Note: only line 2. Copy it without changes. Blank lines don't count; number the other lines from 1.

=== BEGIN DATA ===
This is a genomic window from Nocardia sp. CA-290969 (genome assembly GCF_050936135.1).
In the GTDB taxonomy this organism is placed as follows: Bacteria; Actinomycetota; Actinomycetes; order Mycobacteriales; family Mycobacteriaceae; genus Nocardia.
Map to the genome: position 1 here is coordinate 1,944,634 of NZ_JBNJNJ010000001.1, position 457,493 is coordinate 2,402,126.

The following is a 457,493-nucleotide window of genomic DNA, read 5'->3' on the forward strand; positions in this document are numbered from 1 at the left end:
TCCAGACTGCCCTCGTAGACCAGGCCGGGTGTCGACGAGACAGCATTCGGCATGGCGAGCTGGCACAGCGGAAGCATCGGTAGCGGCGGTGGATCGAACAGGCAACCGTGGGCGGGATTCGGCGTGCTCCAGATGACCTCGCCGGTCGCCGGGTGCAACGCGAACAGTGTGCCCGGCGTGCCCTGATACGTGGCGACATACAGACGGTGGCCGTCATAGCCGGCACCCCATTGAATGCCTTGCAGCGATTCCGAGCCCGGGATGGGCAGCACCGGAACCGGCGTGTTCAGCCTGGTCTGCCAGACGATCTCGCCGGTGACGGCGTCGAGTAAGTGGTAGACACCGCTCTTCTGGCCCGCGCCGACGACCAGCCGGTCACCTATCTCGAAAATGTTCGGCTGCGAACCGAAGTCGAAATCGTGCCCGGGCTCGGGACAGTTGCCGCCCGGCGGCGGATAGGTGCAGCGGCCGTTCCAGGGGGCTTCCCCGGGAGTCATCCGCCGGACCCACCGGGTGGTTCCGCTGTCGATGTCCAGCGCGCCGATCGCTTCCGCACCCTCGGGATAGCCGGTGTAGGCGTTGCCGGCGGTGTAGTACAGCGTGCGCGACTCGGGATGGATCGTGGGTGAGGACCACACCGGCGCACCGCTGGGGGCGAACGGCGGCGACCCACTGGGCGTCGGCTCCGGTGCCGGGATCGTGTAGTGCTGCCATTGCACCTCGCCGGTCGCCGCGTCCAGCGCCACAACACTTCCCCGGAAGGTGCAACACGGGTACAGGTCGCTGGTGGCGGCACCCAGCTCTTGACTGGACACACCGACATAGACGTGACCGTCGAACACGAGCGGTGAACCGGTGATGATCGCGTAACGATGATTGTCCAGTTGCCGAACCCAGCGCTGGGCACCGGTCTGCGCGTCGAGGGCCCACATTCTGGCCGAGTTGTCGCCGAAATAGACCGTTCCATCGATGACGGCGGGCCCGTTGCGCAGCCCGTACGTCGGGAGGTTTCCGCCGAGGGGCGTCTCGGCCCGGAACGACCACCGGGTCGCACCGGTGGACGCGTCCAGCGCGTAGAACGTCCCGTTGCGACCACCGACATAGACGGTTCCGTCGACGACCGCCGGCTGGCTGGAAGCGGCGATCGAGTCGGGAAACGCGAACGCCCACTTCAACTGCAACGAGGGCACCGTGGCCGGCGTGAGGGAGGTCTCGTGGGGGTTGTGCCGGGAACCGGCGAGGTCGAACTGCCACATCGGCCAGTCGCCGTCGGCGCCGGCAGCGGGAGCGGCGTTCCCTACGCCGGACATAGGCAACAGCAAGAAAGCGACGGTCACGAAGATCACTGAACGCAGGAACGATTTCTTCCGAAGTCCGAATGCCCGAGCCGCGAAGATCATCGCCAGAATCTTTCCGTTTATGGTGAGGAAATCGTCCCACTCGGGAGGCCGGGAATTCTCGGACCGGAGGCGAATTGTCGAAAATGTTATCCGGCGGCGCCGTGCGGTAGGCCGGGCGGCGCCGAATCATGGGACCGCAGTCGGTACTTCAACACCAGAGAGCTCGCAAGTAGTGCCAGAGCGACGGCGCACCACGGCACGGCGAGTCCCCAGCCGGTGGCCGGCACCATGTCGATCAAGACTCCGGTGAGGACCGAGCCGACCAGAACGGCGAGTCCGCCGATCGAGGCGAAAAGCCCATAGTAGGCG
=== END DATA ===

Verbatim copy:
In the GTDB taxonomy this organism is placed as follows: Bacteria; Actinomycetota; Actinomycetes; order Mycobacteriales; family Mycobacteriaceae; genus Nocardia.